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By Andrew Russell, President of Sound Payments – Originally published in the EMA Journal, Fall 2021

One of the biggest reasons why owners are hesitant to upgrade their pumps for EMV is cost. As the majority of the people in the petroleum industry know, the deadline for the liability shift happened on April 17. The shift makes the station owners fully liable for any chargeback transactions made at outdoor payment terminals that do not support the EMV chip card standard. In the first couple of months, station owners who had not upgraded felt like they outsmarted the big companies since they did not see immediate fines for lack of compliance. They felt like they dodged a bullet by not spending the money up front on upgrading. However, now that we are months past the liability passing, these station owners are starting to see the effects of not upgrading in time.

First, some brands are fining stations that have not upgraded. So not only will you be responsible for chargebacks but fines as well. More importantly, chargebacks can put you out of business. Conexxus anticipates that approximately $450 million worth of counterfeit fraud will occur at outdoor payment
terminals this year. Any of that fraud that happens now (as of April 17) on a non-EMV compliant terminal will become the merchant’s responsibility.

In speaking of chargebacks, stations are now starting to get rejection notices for those chargebacks that will not be paid. Even if you didn’t have chargebacks before, you might start getting them now if your station remains out of compliance. The further we get from the deadline, the fraudsters narrow down which stations are not compliant to target them.

As more of the branded stations upgrade, this leaves the smaller unbranded stations at an even greater risk. Some anecdotal evidence: At a recent trade show, several station owners indicated they had gotten chargebacks for several hundred dollars. One station even mentioned that it had $8,000 in chargebacks. It is just the beginning, as it will worsen over time. If the cost of upgrading for EMV is one of your biggest concerns, the cost of not upgrading should definitely be an even bigger concern.

Would you rather pay the expense up front and prevent tarnishing your station reputation? Or would you rather spend it over months through chargebacks and fines and paying more than the upgrade cost (and in many cases significantly more — up to the entire business)? If you know you are going to have
to upgrade anyway, it’s better to do it sooner than later.

So, what are your options? Some stations have stopped taking cards at the pump and make their customers come inside to pay by card. If you choose this option, you potentially lose customers who only want to pay at the pump because most of us have become spoiled by pay at the pump. If I go to a station that does not support pay at the pump, I move on to the next station. Nobody wants to wait in a line inside the station to pay for gas.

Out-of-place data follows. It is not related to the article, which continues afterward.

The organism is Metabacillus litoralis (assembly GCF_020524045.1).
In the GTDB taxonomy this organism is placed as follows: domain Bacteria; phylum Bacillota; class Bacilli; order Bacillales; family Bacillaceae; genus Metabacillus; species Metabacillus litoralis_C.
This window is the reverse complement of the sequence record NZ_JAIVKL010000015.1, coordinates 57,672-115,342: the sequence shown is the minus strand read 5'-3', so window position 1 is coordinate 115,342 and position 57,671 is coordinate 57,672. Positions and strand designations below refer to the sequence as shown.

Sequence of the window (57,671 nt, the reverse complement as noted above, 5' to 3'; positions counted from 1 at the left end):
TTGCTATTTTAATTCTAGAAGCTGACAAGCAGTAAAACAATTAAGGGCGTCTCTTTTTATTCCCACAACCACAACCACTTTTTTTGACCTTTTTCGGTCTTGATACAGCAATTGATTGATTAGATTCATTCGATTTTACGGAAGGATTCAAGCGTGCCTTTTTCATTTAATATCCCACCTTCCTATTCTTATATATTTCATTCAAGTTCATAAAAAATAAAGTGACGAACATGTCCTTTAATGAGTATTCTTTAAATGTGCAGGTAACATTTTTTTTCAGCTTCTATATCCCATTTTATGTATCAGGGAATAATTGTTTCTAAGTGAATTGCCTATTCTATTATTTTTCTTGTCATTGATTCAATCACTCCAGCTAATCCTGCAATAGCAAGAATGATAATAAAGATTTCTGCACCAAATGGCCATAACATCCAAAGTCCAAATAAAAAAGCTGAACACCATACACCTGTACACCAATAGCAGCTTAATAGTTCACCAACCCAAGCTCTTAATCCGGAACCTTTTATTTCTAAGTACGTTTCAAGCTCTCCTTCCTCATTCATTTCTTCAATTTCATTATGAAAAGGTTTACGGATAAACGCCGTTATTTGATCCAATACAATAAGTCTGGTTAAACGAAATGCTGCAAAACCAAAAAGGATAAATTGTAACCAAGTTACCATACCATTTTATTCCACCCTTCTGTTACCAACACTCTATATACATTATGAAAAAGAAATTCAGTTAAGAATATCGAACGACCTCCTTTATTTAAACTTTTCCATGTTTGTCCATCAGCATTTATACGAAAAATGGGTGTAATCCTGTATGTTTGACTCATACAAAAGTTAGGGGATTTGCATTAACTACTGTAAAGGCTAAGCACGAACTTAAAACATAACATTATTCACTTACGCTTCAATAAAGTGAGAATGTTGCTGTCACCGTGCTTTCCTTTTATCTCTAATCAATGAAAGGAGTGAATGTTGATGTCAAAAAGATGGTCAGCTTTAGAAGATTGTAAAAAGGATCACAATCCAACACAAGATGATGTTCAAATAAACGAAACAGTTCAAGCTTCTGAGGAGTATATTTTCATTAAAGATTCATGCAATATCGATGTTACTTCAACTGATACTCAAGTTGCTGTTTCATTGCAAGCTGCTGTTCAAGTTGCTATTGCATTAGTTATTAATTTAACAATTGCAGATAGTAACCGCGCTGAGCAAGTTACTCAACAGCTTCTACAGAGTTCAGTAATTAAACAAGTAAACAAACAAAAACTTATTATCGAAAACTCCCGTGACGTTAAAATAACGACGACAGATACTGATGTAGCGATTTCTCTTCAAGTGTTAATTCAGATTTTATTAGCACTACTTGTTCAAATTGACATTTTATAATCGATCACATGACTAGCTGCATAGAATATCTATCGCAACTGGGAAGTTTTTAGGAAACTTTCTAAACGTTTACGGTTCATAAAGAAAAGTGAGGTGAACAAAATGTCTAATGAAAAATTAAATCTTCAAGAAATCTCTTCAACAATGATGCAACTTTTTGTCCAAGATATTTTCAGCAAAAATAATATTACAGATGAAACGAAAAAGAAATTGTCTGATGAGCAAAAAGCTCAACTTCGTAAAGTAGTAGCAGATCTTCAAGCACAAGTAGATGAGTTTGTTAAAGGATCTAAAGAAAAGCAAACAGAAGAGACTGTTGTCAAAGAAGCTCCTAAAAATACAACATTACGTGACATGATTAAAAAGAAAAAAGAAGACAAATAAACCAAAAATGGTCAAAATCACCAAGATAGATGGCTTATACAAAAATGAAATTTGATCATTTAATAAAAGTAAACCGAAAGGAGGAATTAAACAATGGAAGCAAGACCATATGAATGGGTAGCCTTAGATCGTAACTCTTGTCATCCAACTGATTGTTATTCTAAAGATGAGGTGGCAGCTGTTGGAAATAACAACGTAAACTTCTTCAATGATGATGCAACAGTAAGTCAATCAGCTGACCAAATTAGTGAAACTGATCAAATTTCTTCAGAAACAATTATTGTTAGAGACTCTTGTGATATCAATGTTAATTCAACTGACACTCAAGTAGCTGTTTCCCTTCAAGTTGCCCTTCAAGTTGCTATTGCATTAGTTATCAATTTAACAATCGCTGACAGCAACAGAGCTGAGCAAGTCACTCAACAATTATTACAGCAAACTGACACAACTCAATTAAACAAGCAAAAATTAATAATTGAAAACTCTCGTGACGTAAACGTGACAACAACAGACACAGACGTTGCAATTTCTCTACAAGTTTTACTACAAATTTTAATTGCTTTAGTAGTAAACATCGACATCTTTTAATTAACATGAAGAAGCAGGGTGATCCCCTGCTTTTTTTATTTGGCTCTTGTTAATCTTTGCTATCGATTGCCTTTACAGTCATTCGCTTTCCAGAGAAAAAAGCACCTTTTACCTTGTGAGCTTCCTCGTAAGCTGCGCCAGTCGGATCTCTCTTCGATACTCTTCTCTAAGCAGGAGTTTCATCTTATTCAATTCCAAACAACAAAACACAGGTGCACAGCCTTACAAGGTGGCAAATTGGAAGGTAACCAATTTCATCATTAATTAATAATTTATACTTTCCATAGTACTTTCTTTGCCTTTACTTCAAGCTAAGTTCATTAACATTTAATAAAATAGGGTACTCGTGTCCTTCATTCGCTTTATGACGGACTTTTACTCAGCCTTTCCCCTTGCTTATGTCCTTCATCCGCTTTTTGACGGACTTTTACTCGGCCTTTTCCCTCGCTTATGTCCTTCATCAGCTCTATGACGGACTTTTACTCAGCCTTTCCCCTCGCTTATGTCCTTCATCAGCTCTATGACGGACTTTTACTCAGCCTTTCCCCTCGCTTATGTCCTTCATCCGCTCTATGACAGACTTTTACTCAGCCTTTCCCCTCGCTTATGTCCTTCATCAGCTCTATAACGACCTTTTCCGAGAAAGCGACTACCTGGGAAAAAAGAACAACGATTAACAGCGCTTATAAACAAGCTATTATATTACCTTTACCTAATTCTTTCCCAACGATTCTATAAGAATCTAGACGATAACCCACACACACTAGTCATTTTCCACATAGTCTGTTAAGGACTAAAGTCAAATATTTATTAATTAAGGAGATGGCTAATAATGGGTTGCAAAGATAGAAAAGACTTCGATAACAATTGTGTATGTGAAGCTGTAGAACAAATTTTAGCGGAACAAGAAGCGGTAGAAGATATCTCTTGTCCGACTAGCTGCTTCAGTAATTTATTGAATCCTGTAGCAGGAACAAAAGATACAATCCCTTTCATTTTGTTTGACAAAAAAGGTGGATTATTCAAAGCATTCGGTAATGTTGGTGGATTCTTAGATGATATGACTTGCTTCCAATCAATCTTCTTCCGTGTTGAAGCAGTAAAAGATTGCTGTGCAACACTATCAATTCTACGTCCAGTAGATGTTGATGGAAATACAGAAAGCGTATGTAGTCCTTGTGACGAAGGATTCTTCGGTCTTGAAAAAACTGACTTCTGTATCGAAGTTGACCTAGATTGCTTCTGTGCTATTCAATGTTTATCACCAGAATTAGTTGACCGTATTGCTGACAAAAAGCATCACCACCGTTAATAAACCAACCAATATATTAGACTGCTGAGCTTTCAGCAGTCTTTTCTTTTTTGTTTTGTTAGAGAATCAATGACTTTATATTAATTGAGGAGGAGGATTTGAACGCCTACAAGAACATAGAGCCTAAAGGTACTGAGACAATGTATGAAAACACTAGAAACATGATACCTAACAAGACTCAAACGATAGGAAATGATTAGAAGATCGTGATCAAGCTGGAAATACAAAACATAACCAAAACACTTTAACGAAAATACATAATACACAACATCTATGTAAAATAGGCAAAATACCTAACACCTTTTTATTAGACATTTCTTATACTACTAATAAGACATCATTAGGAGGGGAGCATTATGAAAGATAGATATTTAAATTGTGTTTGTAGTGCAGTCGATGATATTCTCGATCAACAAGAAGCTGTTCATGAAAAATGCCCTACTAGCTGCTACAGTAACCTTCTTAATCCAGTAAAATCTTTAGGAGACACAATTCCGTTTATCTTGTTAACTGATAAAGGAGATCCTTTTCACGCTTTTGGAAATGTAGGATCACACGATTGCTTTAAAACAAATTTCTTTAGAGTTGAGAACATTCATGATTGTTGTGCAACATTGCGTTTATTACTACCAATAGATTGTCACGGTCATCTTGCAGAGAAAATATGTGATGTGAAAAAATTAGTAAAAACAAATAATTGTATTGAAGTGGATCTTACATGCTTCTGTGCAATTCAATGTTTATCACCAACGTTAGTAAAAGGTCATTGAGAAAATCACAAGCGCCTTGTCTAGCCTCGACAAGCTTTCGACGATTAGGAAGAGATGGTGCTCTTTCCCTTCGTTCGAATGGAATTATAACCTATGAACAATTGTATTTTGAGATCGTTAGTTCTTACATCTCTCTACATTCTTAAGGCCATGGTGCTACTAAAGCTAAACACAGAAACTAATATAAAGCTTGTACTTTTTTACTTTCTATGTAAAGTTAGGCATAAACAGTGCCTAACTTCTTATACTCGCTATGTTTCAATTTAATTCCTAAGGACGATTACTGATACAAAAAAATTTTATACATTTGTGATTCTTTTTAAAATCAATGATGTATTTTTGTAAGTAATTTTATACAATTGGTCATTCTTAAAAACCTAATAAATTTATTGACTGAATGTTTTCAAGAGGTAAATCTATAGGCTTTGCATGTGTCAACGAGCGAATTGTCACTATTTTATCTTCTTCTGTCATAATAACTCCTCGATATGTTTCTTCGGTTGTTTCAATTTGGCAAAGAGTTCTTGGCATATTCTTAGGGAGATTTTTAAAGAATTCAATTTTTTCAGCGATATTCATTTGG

Other stations have chosen to keep magstripe at the pump. You are still going to be liable for the chargeback. Even those who had a video and signature of the person purchasing still lost the chargeback every time they did not have an EMV-capable terminal.

The other option is to upgrade your pumps to support EMV chip cards. There are several ways to upgrade: buying new pumps, purchasing a retrofit kit from major manufacturers or purchasing a retrofit kit from a third party. It would be best to investigate your options because factors such as how old your pumps are can help drive your decision.

Once you decide how you want to add the ability to accept EMV chip cards at your pump, you are not home free. One problem is that so many people waited until the last minute to upgrade, hoping for another postponement, backlogging the installer. It could take months depending on the size of the job
— new pumps versus retrofit kit upgrades. New pumps can shut your station down for weeks, while retrofit kits can take less than an hour per fueling point while not shutting your station down. So, it is easier for an installer to schedule a retrofit kit upgrade versus new pumps.

The other issue to be aware of is the global chip shortage. The global chip shortage is an ongoing crisis in which the demand for semiconductor chips is greater than the supply. This crisis impacts more than 169 industries and has led to shortages and queues amongst consumers for video cards, video game consoles, cars, and other electrical devices like payment terminals and fuel dispensers. And this may not be a short-term issue; in fact, at a conference, Intel recently said the global chip shortage could take several years to correct itself. If you have not upgraded your pumps to support EMV chip cards, my recommendation is to do it now because you will have to do it at some point. However, now you have to consider new factors as you decide.

First of all, you need to make sure you can get the equipment you need in a reasonable amount of time. Contact your supplier and make sure they have equipment on hand. Then you need to contact your installer and make sure they are available when you need them — the sooner, the better. If you are working through one provider, they should be able to schedule everything for you.

Data indicates that so many stations have continued to hold off on upgrading. No matter what type of upgrade you choose, the most crucial factor is that you don’t continue to delay and put your station at risk.